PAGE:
RyanAir is now flying cheap and direct to the Canaries from Dublin - and the Spanish property collapse already makes that a cheap destination in terms of accommodation etc.

Agree to a point but this year the IOMSPC did very little advertising in the Republic (don't know about the North) and then said 'numbers are down'. If you start advertising in March/April 2010 a very high percentage of destination decisions have already been made and packages booked. It really is close to inexcusable if they don't get the advertisements out by end December 2009.

 

Don't forget that euro/pound parity really does mean that instead of getting 70 pence per euro as it was just over 2 years ago the eurozone tourists will be getting 100 pence per euro which means each euro goes 43% further than it did then (discounting inflation which is low anyway)! Of course it won't be a straight line to parity but listening to the 'currency experts' the consensus sems to be that it will happen somehwere in Q2 2010.

 

I agree that many people want to go to the sun but:

  • a lot of UK tourists will find it very expensive to go to Euroland next year,
  • some Irish folk may just feel that having their euro stretch 40% further in the sterling area makes it more attractive than in the past,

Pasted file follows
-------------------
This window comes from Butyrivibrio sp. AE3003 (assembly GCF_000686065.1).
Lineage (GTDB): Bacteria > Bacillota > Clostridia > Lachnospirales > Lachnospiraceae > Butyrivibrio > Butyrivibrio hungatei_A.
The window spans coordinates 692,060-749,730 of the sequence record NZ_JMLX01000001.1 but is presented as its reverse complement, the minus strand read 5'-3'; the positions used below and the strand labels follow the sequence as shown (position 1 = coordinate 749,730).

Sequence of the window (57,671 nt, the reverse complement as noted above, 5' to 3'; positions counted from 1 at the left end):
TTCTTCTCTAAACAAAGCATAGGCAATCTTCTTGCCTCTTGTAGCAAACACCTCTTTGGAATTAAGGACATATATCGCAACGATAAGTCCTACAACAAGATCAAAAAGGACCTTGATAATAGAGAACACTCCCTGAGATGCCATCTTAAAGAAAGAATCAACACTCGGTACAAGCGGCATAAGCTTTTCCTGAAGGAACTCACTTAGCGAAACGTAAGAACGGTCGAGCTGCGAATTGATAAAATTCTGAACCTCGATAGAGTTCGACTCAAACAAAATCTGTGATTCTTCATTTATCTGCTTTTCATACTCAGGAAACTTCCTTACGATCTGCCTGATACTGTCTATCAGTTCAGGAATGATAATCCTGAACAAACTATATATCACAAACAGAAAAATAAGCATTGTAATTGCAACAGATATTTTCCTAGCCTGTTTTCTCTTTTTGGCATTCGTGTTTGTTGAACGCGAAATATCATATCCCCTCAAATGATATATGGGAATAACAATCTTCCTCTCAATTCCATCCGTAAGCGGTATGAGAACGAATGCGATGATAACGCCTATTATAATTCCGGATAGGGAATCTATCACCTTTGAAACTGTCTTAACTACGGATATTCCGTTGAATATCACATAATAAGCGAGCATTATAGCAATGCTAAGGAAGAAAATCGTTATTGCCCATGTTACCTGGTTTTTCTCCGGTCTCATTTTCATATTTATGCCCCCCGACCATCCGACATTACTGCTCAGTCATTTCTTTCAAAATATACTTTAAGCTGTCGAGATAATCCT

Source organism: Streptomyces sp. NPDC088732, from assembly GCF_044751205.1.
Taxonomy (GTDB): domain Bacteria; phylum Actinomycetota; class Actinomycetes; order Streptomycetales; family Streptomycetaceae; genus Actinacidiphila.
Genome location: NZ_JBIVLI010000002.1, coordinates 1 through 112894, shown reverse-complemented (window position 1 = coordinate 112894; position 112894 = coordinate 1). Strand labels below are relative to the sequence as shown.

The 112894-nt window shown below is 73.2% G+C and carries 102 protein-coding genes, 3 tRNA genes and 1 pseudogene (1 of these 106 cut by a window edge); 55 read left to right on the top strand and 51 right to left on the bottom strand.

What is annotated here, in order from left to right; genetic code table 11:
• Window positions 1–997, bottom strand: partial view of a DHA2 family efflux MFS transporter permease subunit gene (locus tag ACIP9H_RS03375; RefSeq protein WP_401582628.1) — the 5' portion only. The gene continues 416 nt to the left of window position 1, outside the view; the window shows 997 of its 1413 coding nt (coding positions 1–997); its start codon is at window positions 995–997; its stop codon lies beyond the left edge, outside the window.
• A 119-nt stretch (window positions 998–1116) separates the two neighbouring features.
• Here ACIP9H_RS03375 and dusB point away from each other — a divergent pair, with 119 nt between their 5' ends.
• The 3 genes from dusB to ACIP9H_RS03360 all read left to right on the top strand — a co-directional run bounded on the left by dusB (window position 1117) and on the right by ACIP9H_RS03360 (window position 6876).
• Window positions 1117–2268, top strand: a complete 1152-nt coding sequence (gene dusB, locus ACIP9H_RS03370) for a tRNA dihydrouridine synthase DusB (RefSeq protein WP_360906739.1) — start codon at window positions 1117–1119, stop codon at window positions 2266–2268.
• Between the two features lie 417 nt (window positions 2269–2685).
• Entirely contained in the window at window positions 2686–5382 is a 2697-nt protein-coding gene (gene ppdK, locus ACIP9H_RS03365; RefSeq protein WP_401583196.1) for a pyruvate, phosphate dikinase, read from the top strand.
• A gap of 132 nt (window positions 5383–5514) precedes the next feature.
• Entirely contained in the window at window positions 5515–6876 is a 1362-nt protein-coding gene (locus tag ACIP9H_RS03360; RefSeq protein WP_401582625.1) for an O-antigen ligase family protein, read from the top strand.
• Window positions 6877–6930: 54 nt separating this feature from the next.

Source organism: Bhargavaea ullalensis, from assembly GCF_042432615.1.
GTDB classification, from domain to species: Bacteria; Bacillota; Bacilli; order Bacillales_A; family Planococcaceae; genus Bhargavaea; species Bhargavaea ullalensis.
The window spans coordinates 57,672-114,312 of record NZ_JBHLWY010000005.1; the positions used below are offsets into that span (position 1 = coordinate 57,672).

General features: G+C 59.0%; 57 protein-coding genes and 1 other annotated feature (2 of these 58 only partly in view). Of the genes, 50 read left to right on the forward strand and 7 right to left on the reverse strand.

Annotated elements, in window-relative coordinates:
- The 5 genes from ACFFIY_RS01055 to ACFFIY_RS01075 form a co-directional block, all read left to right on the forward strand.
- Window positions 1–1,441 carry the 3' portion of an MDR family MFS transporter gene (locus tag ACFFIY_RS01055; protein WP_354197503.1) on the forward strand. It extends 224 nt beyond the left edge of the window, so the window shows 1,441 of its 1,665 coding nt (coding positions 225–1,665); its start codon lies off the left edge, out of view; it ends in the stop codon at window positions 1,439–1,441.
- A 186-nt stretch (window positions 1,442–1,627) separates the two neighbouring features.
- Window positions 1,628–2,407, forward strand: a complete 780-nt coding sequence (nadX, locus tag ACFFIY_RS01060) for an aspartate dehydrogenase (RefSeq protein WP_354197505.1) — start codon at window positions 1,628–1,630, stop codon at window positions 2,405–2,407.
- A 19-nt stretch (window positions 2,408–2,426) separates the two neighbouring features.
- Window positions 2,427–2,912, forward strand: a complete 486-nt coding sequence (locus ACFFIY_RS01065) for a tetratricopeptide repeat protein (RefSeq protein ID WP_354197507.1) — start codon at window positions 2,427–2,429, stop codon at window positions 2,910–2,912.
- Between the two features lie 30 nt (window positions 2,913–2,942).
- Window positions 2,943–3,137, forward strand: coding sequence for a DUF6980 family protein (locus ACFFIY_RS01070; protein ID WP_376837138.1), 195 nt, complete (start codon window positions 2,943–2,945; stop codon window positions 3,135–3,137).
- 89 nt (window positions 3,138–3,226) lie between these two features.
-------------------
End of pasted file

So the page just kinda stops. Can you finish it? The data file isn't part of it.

• if we were like the UK Tourist Board and many of the regional boards there we would also be targeting Germans, French, Spanish, Australian etc etc tourists - I acceot that we cant do the big spends on this but we don't even have a foreign language section on the website (and speaking from experience with having to put a website into Japanese it is not expensive [btw what did happen to that Manx shopping portal? Must try and find the thread again])

IMO 2010 is a year of exceptional opportunity for sterling area tourism because of the gowing weakness of Sterling. What worries me is whether the DoTL and the IOMSPC will try to do anything about it or just assume that 'busines as usual' will suffice.

Edited by manshimajin

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In many ways, from a tourism perspective, the IOM is Irelandlite. I just do not think the island is going to hold so much appeal for people from Ireland. Not like the 1970s and earlier. The scenery is just as good over there - and Ireland has fantastic multi ethnic restaurants etc. It's a modern European country. Even despite the economic down turn it is still much better off than it was for years.

 

Maybe the IOMSPco should be allowed to drop the Irish routes if there is no longer much demand. Personally I would be sorry to see the links finally dropped but it has to be about whether the sailings are really economically viable. There isn't even a great Irish diaspora on the IOM like there is in Liverpool. And not a great deal in terms of cultural ties either. In some ways the IOM has more in common with the north.

 

As far as sterling being weak - honestly I think that most people factored that in ages ago already. And the sunny places are already relatively cheap on the back of the whole property collapse etc.

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In many ways, from a tourism perspective, the IOM is Irelandlite. I just do not think the island is going to hold so much appeal for people from Ireland. Not like the 1970s and earlier. The scenery is just as good over there - and Ireland has fantastic multi ethnic restaurants etc. It's a modern European country. Even despite the economic down turn it is still much better off than it was for years.